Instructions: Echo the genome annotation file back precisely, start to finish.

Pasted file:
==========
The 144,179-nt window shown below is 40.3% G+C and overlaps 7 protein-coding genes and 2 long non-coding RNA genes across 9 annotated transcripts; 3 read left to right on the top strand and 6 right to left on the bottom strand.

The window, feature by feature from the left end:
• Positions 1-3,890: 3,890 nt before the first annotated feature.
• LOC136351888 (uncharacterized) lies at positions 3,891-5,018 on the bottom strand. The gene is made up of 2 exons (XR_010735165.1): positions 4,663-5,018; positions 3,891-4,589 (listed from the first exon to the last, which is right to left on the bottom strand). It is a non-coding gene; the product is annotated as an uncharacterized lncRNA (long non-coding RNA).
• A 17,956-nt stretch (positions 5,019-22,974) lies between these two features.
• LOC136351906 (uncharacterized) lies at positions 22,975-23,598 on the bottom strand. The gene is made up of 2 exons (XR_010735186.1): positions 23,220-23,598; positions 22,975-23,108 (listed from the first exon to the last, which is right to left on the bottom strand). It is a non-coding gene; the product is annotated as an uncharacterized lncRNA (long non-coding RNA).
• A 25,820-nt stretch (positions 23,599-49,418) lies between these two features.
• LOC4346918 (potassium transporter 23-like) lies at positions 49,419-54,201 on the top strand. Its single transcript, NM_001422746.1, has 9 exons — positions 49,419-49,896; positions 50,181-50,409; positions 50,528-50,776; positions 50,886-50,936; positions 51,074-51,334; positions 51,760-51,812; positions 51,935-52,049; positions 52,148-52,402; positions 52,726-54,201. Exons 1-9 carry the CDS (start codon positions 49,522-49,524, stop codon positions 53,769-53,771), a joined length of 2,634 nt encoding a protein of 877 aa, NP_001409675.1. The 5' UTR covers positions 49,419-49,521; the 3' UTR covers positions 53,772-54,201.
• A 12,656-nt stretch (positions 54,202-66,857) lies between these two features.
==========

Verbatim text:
The 144,179-nt window shown below is 40.3% G+C and overlaps 7 protein-coding genes and 2 long non-coding RNA genes across 9 annotated transcripts; 3 read left to right on the top strand and 6 right to left on the bottom strand.

The window, feature by feature from the left end:
• Positions 1-3,890: 3,890 nt before the first annotated feature.
• LOC136351888 (uncharacterized) lies at positions 3,891-5,018 on the bottom strand. The gene is made up of 2 exons (XR_010735165.1): positions 4,663-5,018; positions 3,891-4,589 (listed from the first exon to the last, which is right to left on the bottom strand). It is a non-coding gene; the product is annotated as an uncharacterized lncRNA (long non-coding RNA).
• A 17,956-nt stretch (positions 5,019-22,974) lies between these two features.
• LOC136351906 (uncharacterized) lies at positions 22,975-23,598 on the bottom strand. The gene is made up of 2 exons (XR_010735186.1): positions 23,220-23,598; positions 22,975-23,108 (listed from the first exon to the last, which is right to left on the bottom strand). It is a non-coding gene; the product is annotated as an uncharacterized lncRNA (long non-coding RNA).
• A 25,820-nt stretch (positions 23,599-49,418) lies between these two features.
• LOC4346918 (potassium transporter 23-like) lies at positions 49,419-54,201 on the top strand. Its single transcript, NM_001422746.1, has 9 exons — positions 49,419-49,896; positions 50,181-50,409; positions 50,528-50,776; positions 50,886-50,936; positions 51,074-51,334; positions 51,760-51,812; positions 51,935-52,049; positions 52,148-52,402; positions 52,726-54,201. Exons 1-9 carry the CDS (start codon positions 49,522-49,524, stop codon positions 53,769-53,771), a joined length of 2,634 nt encoding a protein of 877 aa, NP_001409675.1. The 5' UTR covers positions 49,419-49,521; the 3' UTR covers positions 53,772-54,201.
• A 12,656-nt stretch (positions 54,202-66,857) lies between these two features.